Wednesday, April 27, 2011

Does overriding violate Liskov substitution principle?

Overriding breaks Liskov Substitution Principle (LSP) if you change any behavior defined by a base method. Which means that:

1. The weakest precondition for a child method should be not stronger than for the base method.

2. A postcondition for the child method implies a postcondition for the parent method. Where a postcondition is formed by: a) all side effects caused by a method execution and b) type and value of a returned expression.

From these two requirements you can imply that any new functionality in a child method that does not affect what is expected from a super method does not violate the principle. These conditions allow you to use a subclass instance where a superclass instance is required.

If these rules are not obeyed a class violates LSP. A classic example is when you have the following hierarchy: class Point(x,y), class ColoredPoint(x,y,color) that extends Point(x,y) and overridden method equals(obj) in ColoredPoint that reflects equality by color. Now if one have an instance of Set<Point> he can assume that two points with the same coordinates are equal in this set, which is not the case with the overridden method equals. Actually, there is just no way to extend an instantiable class and add an aspect used in equals/hashCode methods without breaking LSP.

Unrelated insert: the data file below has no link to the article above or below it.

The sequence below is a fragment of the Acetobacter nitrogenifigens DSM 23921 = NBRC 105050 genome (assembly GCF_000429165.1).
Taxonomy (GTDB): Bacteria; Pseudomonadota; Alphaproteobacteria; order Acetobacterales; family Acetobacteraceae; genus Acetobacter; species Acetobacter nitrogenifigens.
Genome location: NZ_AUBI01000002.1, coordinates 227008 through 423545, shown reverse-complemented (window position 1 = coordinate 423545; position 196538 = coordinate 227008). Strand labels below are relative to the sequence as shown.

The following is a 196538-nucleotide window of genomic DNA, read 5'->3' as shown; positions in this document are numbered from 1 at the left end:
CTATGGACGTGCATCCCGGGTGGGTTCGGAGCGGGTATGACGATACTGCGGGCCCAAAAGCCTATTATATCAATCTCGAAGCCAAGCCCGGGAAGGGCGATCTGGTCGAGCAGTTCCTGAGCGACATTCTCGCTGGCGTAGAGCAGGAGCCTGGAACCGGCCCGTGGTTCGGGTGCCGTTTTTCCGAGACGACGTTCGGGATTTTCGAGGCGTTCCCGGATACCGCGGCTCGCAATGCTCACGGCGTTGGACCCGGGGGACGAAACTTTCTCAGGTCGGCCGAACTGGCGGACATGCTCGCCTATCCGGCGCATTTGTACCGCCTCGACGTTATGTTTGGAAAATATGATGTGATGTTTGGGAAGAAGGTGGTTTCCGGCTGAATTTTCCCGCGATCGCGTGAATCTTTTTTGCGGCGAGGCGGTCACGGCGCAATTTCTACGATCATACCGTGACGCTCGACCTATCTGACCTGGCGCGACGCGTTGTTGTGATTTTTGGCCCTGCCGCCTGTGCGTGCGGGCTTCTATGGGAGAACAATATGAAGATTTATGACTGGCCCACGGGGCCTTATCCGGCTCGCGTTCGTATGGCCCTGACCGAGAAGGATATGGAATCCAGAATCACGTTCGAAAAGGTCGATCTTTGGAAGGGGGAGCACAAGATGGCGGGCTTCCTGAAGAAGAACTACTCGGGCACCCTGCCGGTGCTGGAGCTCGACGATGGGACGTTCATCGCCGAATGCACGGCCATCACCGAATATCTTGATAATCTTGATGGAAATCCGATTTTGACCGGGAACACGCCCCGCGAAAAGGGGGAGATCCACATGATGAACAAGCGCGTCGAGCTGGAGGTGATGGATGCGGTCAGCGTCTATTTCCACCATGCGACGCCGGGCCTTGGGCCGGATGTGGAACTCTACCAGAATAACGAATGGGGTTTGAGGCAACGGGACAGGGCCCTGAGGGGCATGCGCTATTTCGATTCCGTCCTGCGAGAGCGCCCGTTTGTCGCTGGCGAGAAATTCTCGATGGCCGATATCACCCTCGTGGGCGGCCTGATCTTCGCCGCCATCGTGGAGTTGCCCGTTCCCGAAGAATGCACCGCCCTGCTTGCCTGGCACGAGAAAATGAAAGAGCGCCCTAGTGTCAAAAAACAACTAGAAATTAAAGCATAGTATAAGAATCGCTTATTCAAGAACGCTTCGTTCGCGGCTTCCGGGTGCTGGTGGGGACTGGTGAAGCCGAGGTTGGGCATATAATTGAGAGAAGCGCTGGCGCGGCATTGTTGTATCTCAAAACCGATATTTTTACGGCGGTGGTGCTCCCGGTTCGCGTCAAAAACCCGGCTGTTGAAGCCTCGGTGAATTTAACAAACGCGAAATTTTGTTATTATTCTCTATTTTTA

Thus every time you break the principle you implicitly introduce a potential bug that reveals when invariant for a parent class that is expected by a client code is not satisfied. However, in real world often there is no obvious design solution that does not violate LSP, so one can use @ViolatesLSP annotation to warn a client that it is unsafe to use class instances in a polymorphic set or in any other cases that rely on the Liskov substitution principle.